- Audrey Magazine - http://audreymagazine.com -

Lost in Translation: 14 Amazing Asian Words with No English Equivalent

Posted By Kristine Ortiz On August 6, 2013 @ 4:53 am In LIFESTYLE | Comments Disabled

With over 170,000 words in current use, the English language is pretty expansive. But to believe that it (or any other language for that matter) can express every emotion, situation and feeling that we experience is a bit absurd; we’ve probably found ourselves searching for the right word, always seeming to come up short. For your vocabulary-expanding benefit, here’s a list of some words from some Asian languages that have managed to find that right word where English could not.

1 Boketto (Japanese): the action of just staring out blankly without any thoughts

2 热闹 (Pin Yin: Rènào): implies crowdedness and lots of noise and activity, but in the positive sense

3 Pambahay (Tagalog): your “house clothes (aka sweatpants, t-shirt, etc.)”
or clothes you’d wear in private spaces

4 Sayang (Tagalog): interjection that connotes frustration over a near-miss

5 Betsubara (Japanese): translates loosely to “extra stomach”; is meant to describe a woman that always has room for dessert

6 撒 娇 / 撒嬌 (sa-jiao), sai-nai in Taiwanese Hokkien: Sulky, whiny, cutesy, coaxing, coy, spoiled, clingy, and coquettish are all used to describe it, but no single English word encompasses it. (From my interpretation, it’s like aegyo in Korean.)

7 Yuanfen (Chinese): a fated relationship or a relationship that has been destined

8 Gigil (Tagalog): the urge to squeeze or pinch something because it’s so cute

9 Nunchi (Korean): the understated or subtle ability to be able to read another’s feelings or mood by listening to them, like emotional intelligence

10 Greng-jai (Thai): That sense you get when you don’t want someone to do something for you because it would be a burden for them

11 잘한척 (Korean): Romanized roughly as “jalhancheok”. It roughly means when one shows off or is cocky for something that he/she doesn’t deserve to gloat over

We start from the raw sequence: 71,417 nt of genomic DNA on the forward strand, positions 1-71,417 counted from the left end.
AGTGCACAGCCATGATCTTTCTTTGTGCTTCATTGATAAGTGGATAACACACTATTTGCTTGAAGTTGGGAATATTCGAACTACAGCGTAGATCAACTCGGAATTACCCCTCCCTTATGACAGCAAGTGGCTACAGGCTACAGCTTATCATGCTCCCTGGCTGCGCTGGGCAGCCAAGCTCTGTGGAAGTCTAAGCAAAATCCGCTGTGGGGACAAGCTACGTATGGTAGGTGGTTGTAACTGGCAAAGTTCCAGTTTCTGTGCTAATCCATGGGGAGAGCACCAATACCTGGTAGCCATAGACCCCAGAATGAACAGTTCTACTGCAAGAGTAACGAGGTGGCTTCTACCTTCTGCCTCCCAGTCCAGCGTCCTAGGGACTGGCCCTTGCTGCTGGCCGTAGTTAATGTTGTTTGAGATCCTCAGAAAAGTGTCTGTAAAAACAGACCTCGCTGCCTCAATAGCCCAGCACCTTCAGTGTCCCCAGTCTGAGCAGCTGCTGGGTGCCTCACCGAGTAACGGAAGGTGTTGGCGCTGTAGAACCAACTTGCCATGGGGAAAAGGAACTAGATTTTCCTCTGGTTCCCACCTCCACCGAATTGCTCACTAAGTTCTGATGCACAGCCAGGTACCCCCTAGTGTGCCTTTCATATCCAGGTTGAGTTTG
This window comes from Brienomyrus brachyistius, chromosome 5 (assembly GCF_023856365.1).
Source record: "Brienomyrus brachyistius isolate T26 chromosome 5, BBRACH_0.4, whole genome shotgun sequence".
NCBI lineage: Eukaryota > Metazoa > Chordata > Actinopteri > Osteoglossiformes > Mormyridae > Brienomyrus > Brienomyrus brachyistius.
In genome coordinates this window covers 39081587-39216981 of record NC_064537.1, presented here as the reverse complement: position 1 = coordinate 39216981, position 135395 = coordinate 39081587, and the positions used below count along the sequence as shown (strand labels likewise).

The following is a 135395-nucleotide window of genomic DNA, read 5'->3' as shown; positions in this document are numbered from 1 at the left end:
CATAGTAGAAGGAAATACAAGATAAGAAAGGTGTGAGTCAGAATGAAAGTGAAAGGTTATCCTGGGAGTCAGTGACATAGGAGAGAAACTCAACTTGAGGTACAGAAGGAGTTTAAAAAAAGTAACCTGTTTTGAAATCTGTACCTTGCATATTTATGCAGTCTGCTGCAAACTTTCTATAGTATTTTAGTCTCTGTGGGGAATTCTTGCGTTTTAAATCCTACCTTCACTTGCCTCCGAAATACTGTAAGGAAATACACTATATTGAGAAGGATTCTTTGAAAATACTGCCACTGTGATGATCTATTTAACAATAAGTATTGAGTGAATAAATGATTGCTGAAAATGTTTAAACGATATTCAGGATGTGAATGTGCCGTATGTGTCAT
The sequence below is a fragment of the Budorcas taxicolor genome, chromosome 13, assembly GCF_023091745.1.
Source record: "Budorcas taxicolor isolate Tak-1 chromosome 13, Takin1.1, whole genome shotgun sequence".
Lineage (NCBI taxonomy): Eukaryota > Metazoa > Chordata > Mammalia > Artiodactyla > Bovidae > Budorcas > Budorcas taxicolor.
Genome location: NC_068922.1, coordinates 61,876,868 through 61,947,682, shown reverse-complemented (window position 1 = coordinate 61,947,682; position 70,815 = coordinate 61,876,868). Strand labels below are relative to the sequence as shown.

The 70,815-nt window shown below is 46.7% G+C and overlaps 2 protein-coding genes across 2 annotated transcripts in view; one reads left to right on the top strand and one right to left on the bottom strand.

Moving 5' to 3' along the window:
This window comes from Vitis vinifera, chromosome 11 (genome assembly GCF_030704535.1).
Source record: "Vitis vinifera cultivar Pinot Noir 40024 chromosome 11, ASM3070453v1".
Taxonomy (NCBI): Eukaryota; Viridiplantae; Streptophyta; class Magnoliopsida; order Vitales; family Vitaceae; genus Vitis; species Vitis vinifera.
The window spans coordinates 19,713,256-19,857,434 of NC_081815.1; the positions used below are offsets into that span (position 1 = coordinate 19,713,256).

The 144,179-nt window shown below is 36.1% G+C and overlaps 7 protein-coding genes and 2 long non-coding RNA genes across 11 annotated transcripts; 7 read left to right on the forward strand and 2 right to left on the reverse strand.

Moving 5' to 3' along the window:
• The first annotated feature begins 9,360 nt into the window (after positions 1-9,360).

12 Mencolek (Indonesian): describes the prank people play on each other when you tap someone on the shoulder from behind to trick them

13 Kilig (Tagalog): the inexplicable feeling of being intoxicated by when something romantic happens; feeling as if you’re on “cloud nine” because of love, or at least the idea of it

14 Koi No Yokan (Japanese): when you meet someone for the first time, feeling that you two are going to fall in love

Know of any other words? Let us know in the comment section!

Sources: 1 [1], 2 [2], 3 [3], 4 [4], 5 [5], 6 [6], 7 [7]

Article printed from Audrey Magazine: http://audreymagazine.com

URL to article: http://audreymagazine.com/lost-in-translation-14-amazing-asian-words-with-no-english-equivalent/

URLs in this post:

[1] 1: http://theweek.com/article/index/238751/14-wonderful-words-with-no-english-equivalent

[2] 2: http://www.travelbyu.com/blog/30-foreign-words-with-no-english-equivalent/

[3] 3: http://jennyzhu.com/2011/10/26/10-wonderful-chinese-words-without-english-equivalent/

[4] 4: http://bigthink.com/harpys-review/the-top-10-relationship-words-that-arent-translatable-into-english

[5] 5: http://www.speaklikeapro.co.uk/Foreign_words.htm

[6] 6: http://www.stumbleupon.com/su/2p3YtN/www.quora.com/Language/What-foreign-words-are-difficult-to-translate-into-English/

[7] 7: http://8list.ph/site/articles/8-filipino-words-that-do-not-translate-to-english-205

Copyright © 2013 Audrey Final Round. All rights reserved.